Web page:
In a position paper prepared for the summit, Mugabe’s Zanu-PF party said that ceding the ministry of home affairs to the Movement for Democratic Change (MDC) would be a risk to the party’s internal unity.
"Each political party has its own internal political dynamics and it would be difficult to try to arrive at an outcome that reconciles the difficult internal political dynamics of the three political parties," Zanu-PF said.
Sharing Cabinet posts between three different parties was a "difficult, sensitive and complicated balancing act". All three parties, Zanu-PF argued, have been "pushing their individual self interests".
At the centre of Mugabe’s entrenched position on home affairs is the 1987 unity accord with former rival Joshua Nkomo. That deal ended years of civil conflict by making Nkomo one of two vice-presidents and handing his party perpetual control of home affairs.
This week, a small group of former Nkomo loyalists announced that they planned to split from the main war veterans’ association, a group traditionally loyal to Mugabe, which combines ex-fighters from both Mugabe’s Zanla and Nkomo’s Zipra guerrilla groups.
Zanu-PF had argued that "just as they had understood that the issue of the two vice-presidents emanated from the unity accord, the Tsvangirai faction of the MDC should have understood this historical obligation regarding the Ministry of Home Affairs".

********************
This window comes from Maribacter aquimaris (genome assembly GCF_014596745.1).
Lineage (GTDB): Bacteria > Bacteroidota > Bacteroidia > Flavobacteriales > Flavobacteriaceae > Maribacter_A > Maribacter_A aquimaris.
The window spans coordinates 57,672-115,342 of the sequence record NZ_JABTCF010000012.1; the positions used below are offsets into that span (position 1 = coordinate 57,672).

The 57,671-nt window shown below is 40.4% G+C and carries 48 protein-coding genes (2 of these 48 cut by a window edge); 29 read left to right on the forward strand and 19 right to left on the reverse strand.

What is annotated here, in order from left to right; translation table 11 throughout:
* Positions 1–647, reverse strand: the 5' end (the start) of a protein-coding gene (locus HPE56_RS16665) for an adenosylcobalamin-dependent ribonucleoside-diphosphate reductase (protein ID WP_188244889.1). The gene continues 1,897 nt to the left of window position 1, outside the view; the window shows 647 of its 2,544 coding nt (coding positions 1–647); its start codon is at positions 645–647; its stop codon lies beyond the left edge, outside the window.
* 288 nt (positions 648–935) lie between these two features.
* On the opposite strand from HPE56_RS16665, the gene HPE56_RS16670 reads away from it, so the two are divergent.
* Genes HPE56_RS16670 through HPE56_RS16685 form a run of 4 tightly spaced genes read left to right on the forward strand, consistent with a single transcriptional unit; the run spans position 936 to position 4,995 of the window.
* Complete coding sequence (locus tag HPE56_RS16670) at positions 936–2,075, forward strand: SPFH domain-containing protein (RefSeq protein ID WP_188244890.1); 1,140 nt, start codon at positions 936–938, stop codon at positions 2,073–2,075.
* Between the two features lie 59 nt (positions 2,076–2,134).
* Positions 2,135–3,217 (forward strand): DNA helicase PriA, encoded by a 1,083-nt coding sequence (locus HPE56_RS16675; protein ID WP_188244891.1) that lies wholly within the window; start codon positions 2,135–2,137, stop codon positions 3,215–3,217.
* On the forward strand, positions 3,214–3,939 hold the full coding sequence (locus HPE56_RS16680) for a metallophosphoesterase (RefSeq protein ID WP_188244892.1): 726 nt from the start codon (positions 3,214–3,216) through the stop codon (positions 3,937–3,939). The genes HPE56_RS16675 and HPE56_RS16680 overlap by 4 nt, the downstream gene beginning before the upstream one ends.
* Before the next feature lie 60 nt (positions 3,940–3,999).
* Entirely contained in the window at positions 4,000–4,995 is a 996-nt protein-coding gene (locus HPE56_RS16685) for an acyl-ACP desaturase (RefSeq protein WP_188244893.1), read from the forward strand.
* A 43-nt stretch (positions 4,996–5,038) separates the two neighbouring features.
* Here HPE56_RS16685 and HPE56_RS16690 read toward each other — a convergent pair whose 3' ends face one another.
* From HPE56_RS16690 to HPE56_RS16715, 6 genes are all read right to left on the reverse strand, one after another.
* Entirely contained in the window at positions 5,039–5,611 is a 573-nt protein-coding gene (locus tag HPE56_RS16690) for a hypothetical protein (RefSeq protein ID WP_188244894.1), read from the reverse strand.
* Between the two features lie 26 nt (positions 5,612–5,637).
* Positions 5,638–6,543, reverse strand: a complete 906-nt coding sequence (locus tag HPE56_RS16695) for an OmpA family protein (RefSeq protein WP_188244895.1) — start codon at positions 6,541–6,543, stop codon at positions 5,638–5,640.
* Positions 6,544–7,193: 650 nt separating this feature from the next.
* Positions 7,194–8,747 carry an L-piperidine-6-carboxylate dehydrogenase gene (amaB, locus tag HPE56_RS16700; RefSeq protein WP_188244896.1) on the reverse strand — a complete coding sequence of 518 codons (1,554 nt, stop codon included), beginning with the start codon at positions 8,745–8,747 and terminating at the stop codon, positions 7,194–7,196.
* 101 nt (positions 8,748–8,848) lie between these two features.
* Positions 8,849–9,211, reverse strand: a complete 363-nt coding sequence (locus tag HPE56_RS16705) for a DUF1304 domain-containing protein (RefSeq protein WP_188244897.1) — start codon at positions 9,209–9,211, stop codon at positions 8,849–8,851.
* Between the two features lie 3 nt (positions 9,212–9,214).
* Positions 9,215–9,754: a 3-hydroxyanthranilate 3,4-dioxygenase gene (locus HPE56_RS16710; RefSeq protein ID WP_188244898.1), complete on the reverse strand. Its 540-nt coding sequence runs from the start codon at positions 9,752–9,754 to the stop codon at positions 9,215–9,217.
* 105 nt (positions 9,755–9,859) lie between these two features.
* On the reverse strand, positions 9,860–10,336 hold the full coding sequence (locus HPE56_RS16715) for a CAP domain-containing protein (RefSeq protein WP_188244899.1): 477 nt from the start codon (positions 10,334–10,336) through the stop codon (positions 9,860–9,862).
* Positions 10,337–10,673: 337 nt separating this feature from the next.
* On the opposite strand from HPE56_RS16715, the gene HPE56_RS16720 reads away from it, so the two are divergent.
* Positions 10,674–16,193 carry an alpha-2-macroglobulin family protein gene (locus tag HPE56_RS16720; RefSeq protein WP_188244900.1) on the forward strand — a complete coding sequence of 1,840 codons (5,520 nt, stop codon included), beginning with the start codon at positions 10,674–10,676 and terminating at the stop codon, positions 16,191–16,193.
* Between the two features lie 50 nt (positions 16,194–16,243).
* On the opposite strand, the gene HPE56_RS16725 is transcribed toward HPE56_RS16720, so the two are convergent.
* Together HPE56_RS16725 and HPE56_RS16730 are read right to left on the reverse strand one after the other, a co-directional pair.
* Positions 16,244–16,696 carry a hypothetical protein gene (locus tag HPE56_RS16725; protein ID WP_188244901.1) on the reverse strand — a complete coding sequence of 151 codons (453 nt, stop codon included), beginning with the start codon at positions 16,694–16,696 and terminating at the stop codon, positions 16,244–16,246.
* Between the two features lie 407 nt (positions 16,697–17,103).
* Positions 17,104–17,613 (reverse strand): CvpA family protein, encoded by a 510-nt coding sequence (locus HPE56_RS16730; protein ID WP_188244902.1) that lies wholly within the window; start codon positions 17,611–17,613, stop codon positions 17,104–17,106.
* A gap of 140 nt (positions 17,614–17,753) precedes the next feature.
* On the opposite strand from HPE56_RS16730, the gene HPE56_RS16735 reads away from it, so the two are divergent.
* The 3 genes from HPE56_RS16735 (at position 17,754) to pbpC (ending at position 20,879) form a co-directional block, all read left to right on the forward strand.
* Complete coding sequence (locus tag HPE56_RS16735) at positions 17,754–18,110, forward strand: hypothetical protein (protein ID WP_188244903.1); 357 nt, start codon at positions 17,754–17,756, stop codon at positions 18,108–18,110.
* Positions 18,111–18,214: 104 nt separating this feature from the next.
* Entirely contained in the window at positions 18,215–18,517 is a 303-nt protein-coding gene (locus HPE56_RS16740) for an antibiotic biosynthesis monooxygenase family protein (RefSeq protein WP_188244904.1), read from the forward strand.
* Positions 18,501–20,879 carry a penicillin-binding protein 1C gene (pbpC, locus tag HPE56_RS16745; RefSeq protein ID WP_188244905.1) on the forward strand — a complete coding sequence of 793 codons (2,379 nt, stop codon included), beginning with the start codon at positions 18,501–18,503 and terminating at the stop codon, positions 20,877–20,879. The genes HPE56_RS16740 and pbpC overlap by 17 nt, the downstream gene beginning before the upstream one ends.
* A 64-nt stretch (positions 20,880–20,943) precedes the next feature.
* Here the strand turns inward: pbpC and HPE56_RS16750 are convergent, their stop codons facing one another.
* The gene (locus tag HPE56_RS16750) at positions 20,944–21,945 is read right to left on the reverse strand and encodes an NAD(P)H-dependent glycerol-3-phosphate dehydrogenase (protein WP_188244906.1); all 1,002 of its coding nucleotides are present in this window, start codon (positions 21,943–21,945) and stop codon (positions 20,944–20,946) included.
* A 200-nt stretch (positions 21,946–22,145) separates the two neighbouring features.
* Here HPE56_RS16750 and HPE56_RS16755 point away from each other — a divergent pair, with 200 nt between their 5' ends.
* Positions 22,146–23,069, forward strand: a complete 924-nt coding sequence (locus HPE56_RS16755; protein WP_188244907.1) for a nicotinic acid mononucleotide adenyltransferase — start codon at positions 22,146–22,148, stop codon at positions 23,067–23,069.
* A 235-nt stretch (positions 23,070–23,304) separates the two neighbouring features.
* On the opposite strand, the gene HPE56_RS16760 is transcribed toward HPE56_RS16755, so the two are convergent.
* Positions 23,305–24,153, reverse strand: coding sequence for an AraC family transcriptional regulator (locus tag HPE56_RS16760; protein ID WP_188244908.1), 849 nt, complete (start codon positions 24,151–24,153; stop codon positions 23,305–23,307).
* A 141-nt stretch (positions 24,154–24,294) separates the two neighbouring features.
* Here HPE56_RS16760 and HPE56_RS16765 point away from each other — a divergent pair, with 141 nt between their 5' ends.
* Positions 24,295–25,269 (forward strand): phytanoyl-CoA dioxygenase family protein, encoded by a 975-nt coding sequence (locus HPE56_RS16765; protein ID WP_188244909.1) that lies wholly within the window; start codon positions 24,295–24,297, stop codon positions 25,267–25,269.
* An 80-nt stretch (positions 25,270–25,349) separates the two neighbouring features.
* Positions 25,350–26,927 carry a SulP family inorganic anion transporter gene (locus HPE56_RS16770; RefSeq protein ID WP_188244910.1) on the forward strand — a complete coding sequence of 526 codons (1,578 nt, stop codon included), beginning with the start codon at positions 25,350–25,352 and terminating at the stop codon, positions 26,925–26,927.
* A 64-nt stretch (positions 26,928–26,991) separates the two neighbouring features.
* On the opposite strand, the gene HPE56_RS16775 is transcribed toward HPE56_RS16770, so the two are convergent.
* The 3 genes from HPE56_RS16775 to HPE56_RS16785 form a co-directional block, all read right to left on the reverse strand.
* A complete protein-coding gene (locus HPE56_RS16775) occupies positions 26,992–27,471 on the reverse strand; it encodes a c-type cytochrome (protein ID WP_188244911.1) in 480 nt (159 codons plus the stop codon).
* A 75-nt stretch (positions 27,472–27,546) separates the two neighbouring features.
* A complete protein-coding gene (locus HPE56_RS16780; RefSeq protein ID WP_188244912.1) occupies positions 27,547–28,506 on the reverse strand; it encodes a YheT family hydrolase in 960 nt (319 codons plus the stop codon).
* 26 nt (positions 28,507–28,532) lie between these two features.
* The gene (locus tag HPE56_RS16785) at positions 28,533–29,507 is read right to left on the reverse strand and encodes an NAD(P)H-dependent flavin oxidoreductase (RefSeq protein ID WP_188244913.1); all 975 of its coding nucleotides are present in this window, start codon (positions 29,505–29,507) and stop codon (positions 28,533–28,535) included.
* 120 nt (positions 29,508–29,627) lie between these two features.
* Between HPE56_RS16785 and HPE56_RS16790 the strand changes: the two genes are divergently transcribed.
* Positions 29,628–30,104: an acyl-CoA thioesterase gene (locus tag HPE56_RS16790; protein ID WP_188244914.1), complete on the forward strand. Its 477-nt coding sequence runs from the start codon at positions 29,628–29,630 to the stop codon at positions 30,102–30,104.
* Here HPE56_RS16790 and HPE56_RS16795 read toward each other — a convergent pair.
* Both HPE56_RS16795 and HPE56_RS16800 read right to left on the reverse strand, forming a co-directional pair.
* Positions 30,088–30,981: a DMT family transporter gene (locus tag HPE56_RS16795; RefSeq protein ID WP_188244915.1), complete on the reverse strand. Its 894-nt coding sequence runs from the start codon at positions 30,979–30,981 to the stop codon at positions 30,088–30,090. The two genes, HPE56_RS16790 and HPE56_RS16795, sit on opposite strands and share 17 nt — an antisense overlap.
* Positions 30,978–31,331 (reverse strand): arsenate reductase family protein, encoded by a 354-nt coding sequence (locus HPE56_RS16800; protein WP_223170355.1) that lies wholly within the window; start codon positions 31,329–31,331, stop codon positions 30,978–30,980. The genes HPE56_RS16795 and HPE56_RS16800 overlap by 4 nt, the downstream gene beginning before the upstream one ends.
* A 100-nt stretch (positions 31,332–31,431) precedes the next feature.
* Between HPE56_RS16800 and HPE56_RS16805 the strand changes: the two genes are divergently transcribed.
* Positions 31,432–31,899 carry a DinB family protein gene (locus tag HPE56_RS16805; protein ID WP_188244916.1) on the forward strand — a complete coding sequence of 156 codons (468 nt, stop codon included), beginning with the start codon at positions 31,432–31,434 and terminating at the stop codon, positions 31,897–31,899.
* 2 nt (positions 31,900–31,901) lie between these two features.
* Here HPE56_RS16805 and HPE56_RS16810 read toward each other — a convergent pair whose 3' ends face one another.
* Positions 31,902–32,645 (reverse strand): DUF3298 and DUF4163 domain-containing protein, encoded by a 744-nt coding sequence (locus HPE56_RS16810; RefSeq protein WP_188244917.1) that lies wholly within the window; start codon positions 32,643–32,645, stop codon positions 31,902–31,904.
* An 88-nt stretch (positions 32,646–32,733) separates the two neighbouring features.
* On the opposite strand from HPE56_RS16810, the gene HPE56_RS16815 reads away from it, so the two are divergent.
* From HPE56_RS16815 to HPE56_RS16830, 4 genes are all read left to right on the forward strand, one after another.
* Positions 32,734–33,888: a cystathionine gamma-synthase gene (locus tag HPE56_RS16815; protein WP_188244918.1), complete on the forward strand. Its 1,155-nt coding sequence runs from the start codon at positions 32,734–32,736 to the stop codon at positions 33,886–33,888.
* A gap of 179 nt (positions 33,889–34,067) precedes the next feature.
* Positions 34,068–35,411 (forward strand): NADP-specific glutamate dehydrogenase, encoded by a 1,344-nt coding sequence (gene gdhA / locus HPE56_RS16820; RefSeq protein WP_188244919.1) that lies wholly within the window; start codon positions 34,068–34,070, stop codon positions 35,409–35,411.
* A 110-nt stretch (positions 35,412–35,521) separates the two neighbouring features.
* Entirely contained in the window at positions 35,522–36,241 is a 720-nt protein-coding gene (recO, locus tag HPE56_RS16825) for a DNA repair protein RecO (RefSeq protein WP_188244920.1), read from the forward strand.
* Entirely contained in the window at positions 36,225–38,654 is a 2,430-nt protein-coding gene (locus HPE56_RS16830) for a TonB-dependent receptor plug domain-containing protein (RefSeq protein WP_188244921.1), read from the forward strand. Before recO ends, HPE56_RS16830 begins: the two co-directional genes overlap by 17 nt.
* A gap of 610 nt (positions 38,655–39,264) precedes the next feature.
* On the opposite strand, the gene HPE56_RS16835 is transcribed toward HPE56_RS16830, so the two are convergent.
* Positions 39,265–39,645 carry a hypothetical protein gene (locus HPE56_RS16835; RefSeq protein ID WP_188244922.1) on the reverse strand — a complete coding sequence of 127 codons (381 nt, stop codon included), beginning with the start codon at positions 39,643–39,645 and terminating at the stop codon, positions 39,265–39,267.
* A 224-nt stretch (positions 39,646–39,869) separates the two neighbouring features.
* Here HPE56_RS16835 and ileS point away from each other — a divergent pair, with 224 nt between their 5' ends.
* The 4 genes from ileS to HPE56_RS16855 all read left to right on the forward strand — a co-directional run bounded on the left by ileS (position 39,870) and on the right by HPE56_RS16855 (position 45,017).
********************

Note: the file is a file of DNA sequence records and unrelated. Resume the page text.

Mugabe sees it as a major concession that he was prepared to agree to a proposal to "co-minister" home affairs with the MDC. Mugabe has already yielded the finance ministry to Tsvangirai.
"Co-sharing the ministry of home affairs will also ensure that there is continuity and that there are checks and balances," said Zanu-PF.
As the meeting began on Monday, 50 opposition activists staged a protest close to the venue. Their action was useful to Tsvangirai as police immediately moved in to beat and arrest them, giving the MDC leader the evidence he needed to drive home the point that civil liberties continue to be disregarded by a Mugabe-controlled police force.
There are many who stand to lose if a recognised government is finally formed.
Mugabe will now appoint only 15 ministers, half the number in his previous Cabinet. Just over a month ahead of a party conference, he knows that leaving out heavyweight loyalists will once again expose the divisions within Zanu-PF.
But he would have to dismantle part of his elaborate patronage system to allow the deal to work.
The start of the farming season always shows how Mugabe has used state resources to buy loyalty. This week, reserve bank Governor Gideon Gono was handing out lucrative contracts and scarce foreign currency to companies owned by Zanu-PF loyalists, purportedly for the import of fertiliser, seed and other farm inputs.
A new farming programme run by serving senior military officers was also launched and tasked with distributing farm equipment. Mail & Guardian (SA)